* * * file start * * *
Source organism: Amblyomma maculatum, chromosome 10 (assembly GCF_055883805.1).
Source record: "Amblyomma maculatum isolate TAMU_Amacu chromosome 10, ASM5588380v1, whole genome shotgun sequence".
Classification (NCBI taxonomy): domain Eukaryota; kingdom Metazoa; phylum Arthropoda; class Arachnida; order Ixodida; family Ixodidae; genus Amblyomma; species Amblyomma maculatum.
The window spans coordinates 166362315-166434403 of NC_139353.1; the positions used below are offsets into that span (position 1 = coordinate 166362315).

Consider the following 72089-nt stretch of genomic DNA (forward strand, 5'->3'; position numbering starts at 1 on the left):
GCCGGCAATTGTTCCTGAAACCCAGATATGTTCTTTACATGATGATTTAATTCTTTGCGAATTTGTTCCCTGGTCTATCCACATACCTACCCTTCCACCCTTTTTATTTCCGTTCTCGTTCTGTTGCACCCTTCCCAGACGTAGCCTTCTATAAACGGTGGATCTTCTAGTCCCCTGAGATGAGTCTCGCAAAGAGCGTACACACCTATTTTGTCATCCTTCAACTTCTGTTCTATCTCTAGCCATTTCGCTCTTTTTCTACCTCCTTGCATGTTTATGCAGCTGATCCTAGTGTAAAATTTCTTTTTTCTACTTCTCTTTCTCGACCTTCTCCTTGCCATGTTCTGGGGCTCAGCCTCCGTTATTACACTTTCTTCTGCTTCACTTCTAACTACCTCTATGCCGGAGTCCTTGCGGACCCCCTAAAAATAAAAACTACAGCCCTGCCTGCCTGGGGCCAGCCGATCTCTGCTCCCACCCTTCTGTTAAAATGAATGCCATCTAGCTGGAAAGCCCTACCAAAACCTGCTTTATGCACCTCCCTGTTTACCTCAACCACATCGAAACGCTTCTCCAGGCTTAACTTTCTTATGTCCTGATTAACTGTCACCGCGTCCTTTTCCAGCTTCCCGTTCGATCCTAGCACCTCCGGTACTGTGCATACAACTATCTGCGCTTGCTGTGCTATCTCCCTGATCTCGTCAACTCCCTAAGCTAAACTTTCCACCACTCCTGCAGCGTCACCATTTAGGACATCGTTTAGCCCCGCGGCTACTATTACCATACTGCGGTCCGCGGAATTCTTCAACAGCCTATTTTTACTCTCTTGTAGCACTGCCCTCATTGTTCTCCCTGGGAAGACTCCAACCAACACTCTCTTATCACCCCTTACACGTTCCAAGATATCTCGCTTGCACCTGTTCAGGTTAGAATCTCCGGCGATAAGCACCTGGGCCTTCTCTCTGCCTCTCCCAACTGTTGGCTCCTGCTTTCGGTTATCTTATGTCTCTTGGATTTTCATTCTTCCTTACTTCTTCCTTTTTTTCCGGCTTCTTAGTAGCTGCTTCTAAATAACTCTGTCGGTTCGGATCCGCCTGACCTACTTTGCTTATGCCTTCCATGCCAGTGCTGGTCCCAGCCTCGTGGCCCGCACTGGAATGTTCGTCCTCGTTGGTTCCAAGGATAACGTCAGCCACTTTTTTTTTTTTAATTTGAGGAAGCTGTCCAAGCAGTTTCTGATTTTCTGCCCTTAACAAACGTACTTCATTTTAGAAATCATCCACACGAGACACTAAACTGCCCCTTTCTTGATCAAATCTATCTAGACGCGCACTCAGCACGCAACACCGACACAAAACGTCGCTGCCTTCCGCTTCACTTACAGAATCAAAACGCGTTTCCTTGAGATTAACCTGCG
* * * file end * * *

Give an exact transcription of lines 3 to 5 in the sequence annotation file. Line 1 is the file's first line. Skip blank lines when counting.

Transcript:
Classification (NCBI taxonomy): domain Eukaryota; kingdom Metazoa; phylum Arthropoda; class Arachnida; order Ixodida; family Ixodidae; genus Amblyomma; species Amblyomma maculatum.
The window spans coordinates 166362315-166434403 of NC_139353.1; the positions used below are offsets into that span (position 1 = coordinate 166362315).

Consider the following 72089-nt stretch of genomic DNA (forward strand, 5'->3'; position numbering starts at 1 on the left):